Former FDA Head Gottlieb: Biden’s Omicron Travel Ban ‘Counterproductive’

Former Food and Drug Administration administrator Dr. Scott Gottlieb panned the Biden administration’s decision to impose a travel ban on eight countries in southern Africa amid concerns over a new variant of the COVID-19 virus, calling the move “counterproductive.”

“Of note: The 4 cases of new variant identified in Botswana were incidentally detected in well people tested before air travel, and South African Medical Association chief said – so far – symptoms seen are ‘mostly mild symptoms, and we haven’t seen a spike in hospital admissions,’” Gottlieb wrote in a Twitter thread about the new variant Friday.

His tweet was accompanied by screenshots of two news reports explaining that the novel variant allegedly originated in Botswana. The reports noted that there were currently only six cases in the country, and the new variant reportedly came from a person who was immunocompromised due to an HIV infection. The reports also said that there had been a spike in COVID cases, but not in hospitalizations.

“Good world is more organized; taking new variant seriously, with coordinated effort to investigate,” he continued. “It’s counterproductive in short and long run, however, to impose harsh travel restrictions on affected countries; hurting current containment efforts, discouraging future sharing.”

“There’s too much we don’t know to impose economically, socially ruinous policies on SA and other nations. Ready, fire, aim is not prudent public health policy. Vaccine, testing requirements for incoming travelers could be prudent. Outright travel bans can hurt more than help.”

The Biden administration imposed a travel ban on eight countries in southern Africa amid concerns of the new variant, dubbed “Omicron.” The Daily Wire’s Ryan Saavedra reported:

The travel restrictions will go into effect on Monday, but they will not apply to U.S. citizens or lawful permanent residents. The eight nations are South Africa, Botswana, Zimbabwe, Namibia, Lesotho, Eswatini, Mozambique, and Malawi.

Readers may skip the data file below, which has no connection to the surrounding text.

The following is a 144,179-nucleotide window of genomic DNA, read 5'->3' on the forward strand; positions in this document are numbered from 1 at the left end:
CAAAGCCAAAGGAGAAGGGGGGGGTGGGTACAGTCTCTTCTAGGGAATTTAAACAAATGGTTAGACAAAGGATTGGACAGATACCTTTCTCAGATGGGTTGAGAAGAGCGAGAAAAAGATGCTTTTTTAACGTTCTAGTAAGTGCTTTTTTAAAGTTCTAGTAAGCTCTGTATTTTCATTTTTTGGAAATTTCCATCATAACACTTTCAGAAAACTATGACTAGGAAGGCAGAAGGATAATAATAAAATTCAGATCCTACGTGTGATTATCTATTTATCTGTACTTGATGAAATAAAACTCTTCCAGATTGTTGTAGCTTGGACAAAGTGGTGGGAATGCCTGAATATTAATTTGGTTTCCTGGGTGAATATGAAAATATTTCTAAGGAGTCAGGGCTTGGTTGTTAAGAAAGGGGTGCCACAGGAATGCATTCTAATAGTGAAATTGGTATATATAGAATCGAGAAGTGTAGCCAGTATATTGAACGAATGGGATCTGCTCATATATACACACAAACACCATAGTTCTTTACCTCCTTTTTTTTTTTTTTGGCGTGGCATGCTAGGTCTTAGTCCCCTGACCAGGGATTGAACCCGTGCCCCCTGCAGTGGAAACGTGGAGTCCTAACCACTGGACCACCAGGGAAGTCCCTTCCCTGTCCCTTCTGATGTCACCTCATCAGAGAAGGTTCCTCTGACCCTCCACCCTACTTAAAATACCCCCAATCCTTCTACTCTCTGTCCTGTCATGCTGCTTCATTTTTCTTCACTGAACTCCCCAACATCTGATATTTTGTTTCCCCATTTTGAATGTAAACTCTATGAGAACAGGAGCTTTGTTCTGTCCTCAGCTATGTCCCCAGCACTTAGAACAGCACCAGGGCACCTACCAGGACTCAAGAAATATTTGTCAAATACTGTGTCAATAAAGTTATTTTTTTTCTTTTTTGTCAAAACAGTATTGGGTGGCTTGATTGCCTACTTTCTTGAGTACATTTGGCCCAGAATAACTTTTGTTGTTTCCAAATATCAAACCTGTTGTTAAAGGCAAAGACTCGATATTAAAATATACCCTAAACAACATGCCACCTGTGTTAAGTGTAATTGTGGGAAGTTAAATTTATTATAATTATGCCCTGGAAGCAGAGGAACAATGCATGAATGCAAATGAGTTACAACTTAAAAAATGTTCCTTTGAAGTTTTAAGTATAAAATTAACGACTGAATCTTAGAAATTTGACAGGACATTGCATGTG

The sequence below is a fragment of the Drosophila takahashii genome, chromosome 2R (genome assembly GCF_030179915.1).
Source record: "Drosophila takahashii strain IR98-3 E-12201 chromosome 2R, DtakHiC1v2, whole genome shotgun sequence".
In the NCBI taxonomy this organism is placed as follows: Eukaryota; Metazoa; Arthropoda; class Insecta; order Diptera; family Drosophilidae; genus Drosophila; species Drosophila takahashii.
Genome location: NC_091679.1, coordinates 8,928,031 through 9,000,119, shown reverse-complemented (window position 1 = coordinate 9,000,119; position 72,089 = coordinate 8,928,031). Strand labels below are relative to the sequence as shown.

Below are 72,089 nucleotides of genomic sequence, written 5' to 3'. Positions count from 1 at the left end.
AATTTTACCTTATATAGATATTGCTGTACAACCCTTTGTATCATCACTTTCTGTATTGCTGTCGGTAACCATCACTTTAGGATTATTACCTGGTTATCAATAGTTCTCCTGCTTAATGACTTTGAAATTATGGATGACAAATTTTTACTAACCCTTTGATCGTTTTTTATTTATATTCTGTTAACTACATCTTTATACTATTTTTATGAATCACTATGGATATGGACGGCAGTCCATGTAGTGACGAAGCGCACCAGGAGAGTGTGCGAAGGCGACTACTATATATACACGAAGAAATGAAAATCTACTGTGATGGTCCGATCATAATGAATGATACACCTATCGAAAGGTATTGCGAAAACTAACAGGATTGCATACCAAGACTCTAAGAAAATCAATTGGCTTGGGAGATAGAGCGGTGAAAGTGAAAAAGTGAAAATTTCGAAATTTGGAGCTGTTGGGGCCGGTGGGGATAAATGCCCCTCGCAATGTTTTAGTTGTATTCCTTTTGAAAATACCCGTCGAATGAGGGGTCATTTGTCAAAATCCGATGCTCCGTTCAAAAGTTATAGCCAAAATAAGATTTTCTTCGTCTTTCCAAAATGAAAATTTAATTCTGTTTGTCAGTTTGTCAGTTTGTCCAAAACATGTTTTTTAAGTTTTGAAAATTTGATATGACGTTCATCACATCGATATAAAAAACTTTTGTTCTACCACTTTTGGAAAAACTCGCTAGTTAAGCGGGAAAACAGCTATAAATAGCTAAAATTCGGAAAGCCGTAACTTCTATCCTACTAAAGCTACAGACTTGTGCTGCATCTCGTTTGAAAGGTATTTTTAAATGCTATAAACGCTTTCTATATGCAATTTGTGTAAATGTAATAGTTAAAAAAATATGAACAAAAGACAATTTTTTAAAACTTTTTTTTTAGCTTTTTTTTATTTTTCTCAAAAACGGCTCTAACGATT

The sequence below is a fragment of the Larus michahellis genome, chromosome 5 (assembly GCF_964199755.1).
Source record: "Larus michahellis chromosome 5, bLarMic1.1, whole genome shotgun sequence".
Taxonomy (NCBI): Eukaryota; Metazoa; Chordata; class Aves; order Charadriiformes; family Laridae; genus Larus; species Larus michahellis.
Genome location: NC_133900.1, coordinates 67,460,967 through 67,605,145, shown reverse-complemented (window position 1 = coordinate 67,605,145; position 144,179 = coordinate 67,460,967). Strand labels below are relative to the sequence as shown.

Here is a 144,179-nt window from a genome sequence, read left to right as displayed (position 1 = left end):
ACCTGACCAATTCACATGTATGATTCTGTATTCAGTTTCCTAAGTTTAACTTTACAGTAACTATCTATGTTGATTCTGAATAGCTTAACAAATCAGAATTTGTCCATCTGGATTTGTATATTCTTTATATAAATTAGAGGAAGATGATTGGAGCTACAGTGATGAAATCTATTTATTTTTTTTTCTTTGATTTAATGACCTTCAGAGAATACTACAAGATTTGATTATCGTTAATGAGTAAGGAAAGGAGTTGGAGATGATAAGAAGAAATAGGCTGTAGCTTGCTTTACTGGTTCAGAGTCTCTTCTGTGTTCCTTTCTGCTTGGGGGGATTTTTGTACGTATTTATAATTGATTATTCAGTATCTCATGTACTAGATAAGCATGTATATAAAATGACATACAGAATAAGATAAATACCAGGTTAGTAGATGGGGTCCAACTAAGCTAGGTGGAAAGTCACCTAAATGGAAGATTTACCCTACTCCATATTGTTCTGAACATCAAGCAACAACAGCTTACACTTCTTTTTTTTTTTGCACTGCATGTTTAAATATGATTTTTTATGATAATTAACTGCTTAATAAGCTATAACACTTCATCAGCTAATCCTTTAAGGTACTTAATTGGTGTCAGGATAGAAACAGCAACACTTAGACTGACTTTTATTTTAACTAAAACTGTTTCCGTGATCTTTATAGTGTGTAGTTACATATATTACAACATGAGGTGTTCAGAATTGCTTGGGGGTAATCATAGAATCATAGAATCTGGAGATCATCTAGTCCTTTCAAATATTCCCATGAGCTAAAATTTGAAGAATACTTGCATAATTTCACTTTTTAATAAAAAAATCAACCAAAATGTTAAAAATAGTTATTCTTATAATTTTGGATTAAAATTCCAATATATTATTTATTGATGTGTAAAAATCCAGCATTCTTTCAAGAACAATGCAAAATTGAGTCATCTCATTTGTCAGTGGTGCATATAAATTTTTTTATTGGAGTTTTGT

Biden said that the move came after he was briefed by Dr. Anthony Fauci, director of the National Institute of Allergy and Infectious Diseases and the chief medical advisor to the president.

Fauci had suggested earlier in the day during an interview with CNN that more information was needed before making a decision on whether to ban travel because “you don’t want to say you’re going to do it until you have some scientific reason to do it.”

“That’s the reason why we’re rushing now to get that scientific data to try and make an informed decision about something like that,” Fauci added.

Early testing for the new variant showed that 90% of the cases that were reported on Wednesday came from the South African province that includes Johannesburg.

BioNTech, the company that partnered with American pharmaceutical giant Pfizer to manufacture the first COVID vaccine granted the Emergency Use Authorization, said in a statement that they are currently investigating whether the new variant “could be an escape variant that may require an adjustment of our vaccine if the variant spreads globally.”

“The variant differs significantly from previously observed variants as it has additional mutations located in the spike protein,” a BioNTech spokesperson told Fox News.

Vaccine producer Moderna also noted that it was considering a booster shot specifically for the Omicron variant.

President Biden and Dr. Fauci have both urged Americans to get vaccinated in hopes of combatting the spread of the virus. 

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